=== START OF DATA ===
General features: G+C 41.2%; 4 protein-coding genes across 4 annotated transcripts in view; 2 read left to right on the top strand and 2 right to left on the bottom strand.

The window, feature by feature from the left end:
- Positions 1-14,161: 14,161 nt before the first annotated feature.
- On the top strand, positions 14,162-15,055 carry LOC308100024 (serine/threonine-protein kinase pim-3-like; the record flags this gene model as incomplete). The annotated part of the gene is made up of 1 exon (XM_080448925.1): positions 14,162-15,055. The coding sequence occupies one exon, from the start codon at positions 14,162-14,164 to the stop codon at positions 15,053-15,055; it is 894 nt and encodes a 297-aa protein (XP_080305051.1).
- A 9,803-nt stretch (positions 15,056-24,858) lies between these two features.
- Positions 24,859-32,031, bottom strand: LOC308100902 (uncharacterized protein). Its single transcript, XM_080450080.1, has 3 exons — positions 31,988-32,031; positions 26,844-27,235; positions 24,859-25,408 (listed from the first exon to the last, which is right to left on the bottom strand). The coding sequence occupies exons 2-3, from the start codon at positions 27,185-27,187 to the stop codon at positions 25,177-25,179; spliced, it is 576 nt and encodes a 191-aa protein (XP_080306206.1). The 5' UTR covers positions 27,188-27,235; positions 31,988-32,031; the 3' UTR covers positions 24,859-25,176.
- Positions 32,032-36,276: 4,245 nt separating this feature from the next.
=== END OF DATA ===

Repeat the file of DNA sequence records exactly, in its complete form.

General features: G+C 41.2%; 4 protein-coding genes across 4 annotated transcripts in view; 2 read left to right on the top strand and 2 right to left on the bottom strand.

The window, feature by feature from the left end:
- Positions 1-14,161: 14,161 nt before the first annotated feature.
- On the top strand, positions 14,162-15,055 carry LOC308100024 (serine/threonine-protein kinase pim-3-like; the record flags this gene model as incomplete). The annotated part of the gene is made up of 1 exon (XM_080448925.1): positions 14,162-15,055. The coding sequence occupies one exon, from the start codon at positions 14,162-14,164 to the stop codon at positions 15,053-15,055; it is 894 nt and encodes a 297-aa protein (XP_080305051.1).
- A 9,803-nt stretch (positions 15,056-24,858) lies between these two features.
- Positions 24,859-32,031, bottom strand: LOC308100902 (uncharacterized protein). Its single transcript, XM_080450080.1, has 3 exons — positions 31,988-32,031; positions 26,844-27,235; positions 24,859-25,408 (listed from the first exon to the last, which is right to left on the bottom strand). The coding sequence occupies exons 2-3, from the start codon at positions 27,185-27,187 to the stop codon at positions 25,177-25,179; spliced, it is 576 nt and encodes a 191-aa protein (XP_080306206.1). The 5' UTR covers positions 27,188-27,235; positions 31,988-32,031; the 3' UTR covers positions 24,859-25,176.
- Positions 32,032-36,276: 4,245 nt separating this feature from the next.